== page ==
First published in 1927, this book provides a complete study of the beginnings and early development of preventive medicine. It looks at the subject’s underlying principles and discusses the prominent writers of the past. Topics cover infection, plague, science and medicine, poverty and preventive medicine and the prevention of cholera, amongst others.
Table of Contents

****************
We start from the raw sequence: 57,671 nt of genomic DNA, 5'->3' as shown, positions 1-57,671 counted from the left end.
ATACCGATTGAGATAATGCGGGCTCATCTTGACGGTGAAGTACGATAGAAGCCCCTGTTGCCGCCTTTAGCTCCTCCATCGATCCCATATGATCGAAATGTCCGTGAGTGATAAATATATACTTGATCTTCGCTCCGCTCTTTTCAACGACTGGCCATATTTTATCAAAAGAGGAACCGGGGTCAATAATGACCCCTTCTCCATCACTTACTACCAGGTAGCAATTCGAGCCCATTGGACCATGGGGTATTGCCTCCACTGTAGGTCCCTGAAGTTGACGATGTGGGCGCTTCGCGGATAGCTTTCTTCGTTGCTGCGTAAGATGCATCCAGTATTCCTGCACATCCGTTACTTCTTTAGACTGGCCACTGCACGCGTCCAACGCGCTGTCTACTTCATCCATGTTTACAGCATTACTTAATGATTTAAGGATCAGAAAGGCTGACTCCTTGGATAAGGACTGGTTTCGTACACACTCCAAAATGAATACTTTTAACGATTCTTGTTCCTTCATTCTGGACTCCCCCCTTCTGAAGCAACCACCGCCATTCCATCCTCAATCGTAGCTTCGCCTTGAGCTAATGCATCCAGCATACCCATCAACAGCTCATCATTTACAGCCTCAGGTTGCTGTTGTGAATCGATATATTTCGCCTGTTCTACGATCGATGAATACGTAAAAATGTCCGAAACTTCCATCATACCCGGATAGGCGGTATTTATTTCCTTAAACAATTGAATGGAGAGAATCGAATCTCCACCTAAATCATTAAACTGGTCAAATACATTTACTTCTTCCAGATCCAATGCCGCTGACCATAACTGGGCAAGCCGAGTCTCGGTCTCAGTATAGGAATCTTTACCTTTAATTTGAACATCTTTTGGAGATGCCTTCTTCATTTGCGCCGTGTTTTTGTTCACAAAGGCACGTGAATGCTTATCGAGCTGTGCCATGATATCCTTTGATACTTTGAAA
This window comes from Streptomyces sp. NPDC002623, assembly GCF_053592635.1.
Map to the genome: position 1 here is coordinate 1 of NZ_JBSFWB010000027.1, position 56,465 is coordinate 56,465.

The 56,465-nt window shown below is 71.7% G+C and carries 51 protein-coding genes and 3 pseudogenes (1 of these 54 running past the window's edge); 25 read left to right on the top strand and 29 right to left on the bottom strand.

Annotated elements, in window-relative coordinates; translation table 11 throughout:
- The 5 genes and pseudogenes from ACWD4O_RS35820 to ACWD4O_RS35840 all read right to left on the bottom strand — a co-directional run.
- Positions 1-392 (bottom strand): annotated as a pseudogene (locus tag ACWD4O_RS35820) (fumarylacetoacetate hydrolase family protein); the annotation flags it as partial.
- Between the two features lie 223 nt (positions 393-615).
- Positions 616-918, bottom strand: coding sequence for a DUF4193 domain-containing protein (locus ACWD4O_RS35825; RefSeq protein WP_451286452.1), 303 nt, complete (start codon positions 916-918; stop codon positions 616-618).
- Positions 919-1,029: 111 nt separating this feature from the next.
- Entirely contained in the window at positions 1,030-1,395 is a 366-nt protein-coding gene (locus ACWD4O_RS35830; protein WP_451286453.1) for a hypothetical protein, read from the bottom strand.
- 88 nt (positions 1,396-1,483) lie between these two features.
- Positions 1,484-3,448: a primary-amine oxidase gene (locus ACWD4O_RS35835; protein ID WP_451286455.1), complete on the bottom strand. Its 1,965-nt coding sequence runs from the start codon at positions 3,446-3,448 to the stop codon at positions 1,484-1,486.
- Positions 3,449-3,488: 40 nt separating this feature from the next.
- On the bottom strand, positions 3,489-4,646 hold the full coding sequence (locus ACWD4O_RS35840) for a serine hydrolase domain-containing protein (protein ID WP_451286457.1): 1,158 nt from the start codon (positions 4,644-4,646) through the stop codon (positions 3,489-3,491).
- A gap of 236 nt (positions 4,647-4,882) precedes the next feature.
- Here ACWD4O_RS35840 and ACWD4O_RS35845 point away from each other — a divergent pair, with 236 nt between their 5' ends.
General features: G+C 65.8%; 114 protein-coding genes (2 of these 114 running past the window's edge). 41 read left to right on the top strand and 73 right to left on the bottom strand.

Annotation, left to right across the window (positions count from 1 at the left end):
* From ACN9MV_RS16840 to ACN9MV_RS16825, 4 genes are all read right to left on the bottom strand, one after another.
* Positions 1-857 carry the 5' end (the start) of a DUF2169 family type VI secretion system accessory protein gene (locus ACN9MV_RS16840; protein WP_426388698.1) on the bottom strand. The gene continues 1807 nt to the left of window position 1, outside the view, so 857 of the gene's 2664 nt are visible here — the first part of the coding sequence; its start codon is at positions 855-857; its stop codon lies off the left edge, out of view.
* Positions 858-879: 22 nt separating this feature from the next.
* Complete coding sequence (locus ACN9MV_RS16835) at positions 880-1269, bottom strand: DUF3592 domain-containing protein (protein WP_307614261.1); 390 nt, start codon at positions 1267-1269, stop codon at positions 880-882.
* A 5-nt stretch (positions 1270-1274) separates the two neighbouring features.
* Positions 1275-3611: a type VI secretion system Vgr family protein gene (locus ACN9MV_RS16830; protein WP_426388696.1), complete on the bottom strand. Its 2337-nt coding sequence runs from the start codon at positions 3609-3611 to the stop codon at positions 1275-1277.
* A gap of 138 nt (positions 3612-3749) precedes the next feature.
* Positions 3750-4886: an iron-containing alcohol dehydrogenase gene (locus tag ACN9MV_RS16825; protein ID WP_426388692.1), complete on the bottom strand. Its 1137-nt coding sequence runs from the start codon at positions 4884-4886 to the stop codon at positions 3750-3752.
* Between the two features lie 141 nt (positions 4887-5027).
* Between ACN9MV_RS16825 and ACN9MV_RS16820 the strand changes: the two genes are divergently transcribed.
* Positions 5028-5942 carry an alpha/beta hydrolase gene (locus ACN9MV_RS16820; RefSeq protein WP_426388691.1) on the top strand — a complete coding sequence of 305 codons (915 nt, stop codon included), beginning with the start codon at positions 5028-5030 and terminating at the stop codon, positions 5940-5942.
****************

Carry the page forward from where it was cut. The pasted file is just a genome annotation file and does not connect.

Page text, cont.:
1. Introductory 2. Theological and Sacerdotal Obsessions Concerning Disease 3. The Escape from and Relapse into Supernaturalism 4. The Beginnings of Emancipation 5. Stages in and Obstacles to Progress 6. The Relation of Science to Medicine 7. The Slow Subversion of Authority and Increment of Science 8. The Growth of our Knowledge of Infection 9. Epidemic Constitutions and Epidemiology 10. Early Struggles against Plague 11. Contagium Vivum 12. Sanitation and Social Improvement 13. Progress in the Eighteenth and Early Part of the Nineteenth Century 14. Poverty and Preventive Medicine 15. The Prevention of "Fever" 16. The Prevention of "Fever" (Continued) 17. The Prevention of Cholera 18. Disinfection in Preventive Medicine 19. Immunization against Infection 20. The Prevention of Non-specific Infection (Sepsis) 21. Food and Drink in Relation to Health 22. Infantile Hygiene 23. Modern Preventive Medicine; Index of Proper Names; Index of Subjects